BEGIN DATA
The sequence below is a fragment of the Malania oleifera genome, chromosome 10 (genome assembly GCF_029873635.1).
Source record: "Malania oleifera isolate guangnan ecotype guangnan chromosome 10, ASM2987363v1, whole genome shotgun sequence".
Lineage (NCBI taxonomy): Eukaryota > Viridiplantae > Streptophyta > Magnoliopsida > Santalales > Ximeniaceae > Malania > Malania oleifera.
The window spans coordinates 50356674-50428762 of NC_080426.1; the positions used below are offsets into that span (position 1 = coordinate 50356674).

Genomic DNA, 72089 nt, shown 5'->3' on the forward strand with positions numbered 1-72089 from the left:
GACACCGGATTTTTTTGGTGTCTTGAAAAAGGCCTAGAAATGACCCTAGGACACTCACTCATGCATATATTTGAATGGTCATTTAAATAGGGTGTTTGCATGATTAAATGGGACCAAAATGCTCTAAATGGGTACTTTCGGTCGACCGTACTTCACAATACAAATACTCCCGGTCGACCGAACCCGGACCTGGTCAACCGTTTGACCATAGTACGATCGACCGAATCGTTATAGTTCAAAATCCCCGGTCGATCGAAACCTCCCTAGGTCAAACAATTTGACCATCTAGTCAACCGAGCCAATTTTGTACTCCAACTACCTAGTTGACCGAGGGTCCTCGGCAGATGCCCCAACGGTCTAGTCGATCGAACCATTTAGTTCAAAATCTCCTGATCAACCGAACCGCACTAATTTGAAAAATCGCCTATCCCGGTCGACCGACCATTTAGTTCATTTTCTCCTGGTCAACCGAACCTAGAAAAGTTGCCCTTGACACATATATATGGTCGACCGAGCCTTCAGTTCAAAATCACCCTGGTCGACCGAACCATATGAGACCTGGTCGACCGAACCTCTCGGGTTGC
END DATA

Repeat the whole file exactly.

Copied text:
The sequence below is a fragment of the Malania oleifera genome, chromosome 10 (genome assembly GCF_029873635.1).
Source record: "Malania oleifera isolate guangnan ecotype guangnan chromosome 10, ASM2987363v1, whole genome shotgun sequence".
Lineage (NCBI taxonomy): Eukaryota > Viridiplantae > Streptophyta > Magnoliopsida > Santalales > Ximeniaceae > Malania > Malania oleifera.
The window spans coordinates 50356674-50428762 of NC_080426.1; the positions used below are offsets into that span (position 1 = coordinate 50356674).

Genomic DNA, 72089 nt, shown 5'->3' on the forward strand with positions numbered 1-72089 from the left:
GACACCGGATTTTTTTGGTGTCTTGAAAAAGGCCTAGAAATGACCCTAGGACACTCACTCATGCATATATTTGAATGGTCATTTAAATAGGGTGTTTGCATGATTAAATGGGACCAAAATGCTCTAAATGGGTACTTTCGGTCGACCGTACTTCACAATACAAATACTCCCGGTCGACCGAACCCGGACCTGGTCAACCGTTTGACCATAGTACGATCGACCGAATCGTTATAGTTCAAAATCCCCGGTCGATCGAAACCTCCCTAGGTCAAACAATTTGACCATCTAGTCAACCGAGCCAATTTTGTACTCCAACTACCTAGTTGACCGAGGGTCCTCGGCAGATGCCCCAACGGTCTAGTCGATCGAACCATTTAGTTCAAAATCTCCTGATCAACCGAACCGCACTAATTTGAAAAATCGCCTATCCCGGTCGACCGACCATTTAGTTCATTTTCTCCTGGTCAACCGAACCTAGAAAAGTTGCCCTTGACACATATATATGGTCGACCGAGCCTTCAGTTCAAAATCACCCTGGTCGACCGAACCATATGAGACCTGGTCGACCGAACCTCTCGGGTTGC